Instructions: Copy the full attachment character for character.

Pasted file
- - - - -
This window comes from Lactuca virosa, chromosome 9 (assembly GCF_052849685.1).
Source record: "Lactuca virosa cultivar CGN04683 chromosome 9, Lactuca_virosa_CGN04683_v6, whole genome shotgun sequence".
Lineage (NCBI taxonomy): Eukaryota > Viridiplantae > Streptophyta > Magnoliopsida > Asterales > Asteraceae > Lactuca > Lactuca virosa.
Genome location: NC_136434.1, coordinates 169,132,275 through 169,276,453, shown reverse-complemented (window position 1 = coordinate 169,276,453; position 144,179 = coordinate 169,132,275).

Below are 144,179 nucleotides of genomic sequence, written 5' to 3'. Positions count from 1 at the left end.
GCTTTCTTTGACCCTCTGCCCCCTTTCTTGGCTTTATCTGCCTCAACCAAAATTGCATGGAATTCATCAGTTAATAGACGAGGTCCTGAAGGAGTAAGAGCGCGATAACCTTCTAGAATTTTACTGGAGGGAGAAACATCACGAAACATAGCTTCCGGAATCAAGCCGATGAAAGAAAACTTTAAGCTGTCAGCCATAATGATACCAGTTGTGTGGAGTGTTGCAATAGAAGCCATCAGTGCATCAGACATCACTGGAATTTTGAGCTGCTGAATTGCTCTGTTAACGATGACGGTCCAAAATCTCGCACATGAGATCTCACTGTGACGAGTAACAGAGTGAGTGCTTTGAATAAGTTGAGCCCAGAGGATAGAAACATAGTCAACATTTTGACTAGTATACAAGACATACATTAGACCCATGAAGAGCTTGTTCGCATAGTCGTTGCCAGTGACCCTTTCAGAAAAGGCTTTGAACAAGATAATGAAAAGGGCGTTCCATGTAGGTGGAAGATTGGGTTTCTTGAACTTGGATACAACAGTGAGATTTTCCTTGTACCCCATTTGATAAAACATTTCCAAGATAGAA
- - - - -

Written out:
This window comes from Lactuca virosa, chromosome 9 (assembly GCF_052849685.1).
Source record: "Lactuca virosa cultivar CGN04683 chromosome 9, Lactuca_virosa_CGN04683_v6, whole genome shotgun sequence".
Lineage (NCBI taxonomy): Eukaryota > Viridiplantae > Streptophyta > Magnoliopsida > Asterales > Asteraceae > Lactuca > Lactuca virosa.
Genome location: NC_136434.1, coordinates 169,132,275 through 169,276,453, shown reverse-complemented (window position 1 = coordinate 169,276,453; position 144,179 = coordinate 169,132,275).

Below are 144,179 nucleotides of genomic sequence, written 5' to 3'. Positions count from 1 at the left end.
GCTTTCTTTGACCCTCTGCCCCCTTTCTTGGCTTTATCTGCCTCAACCAAAATTGCATGGAATTCATCAGTTAATAGACGAGGTCCTGAAGGAGTAAGAGCGCGATAACCTTCTAGAATTTTACTGGAGGGAGAAACATCACGAAACATAGCTTCCGGAATCAAGCCGATGAAAGAAAACTTTAAGCTGTCAGCCATAATGATACCAGTTGTGTGGAGTGTTGCAATAGAAGCCATCAGTGCATCAGACATCACTGGAATTTTGAGCTGCTGAATTGCTCTGTTAACGATGACGGTCCAAAATCTCGCACATGAGATCTCACTGTGACGAGTAACAGAGTGAGTGCTTTGAATAAGTTGAGCCCAGAGGATAGAAACATAGTCAACATTTTGACTAGTATACAAGACATACATTAGACCCATGAAGAGCTTGTTCGCATAGTCGTTGCCAGTGACCCTTTCAGAAAAGGCTTTGAACAAGATAATGAAAAGGGCGTTCCATGTAGGTGGAAGATTGGGTTTCTTGAACTTGGATACAACAGTGAGATTTTCCTTGTACCCCATTTGATAAAACATTTCCAAGATAGAA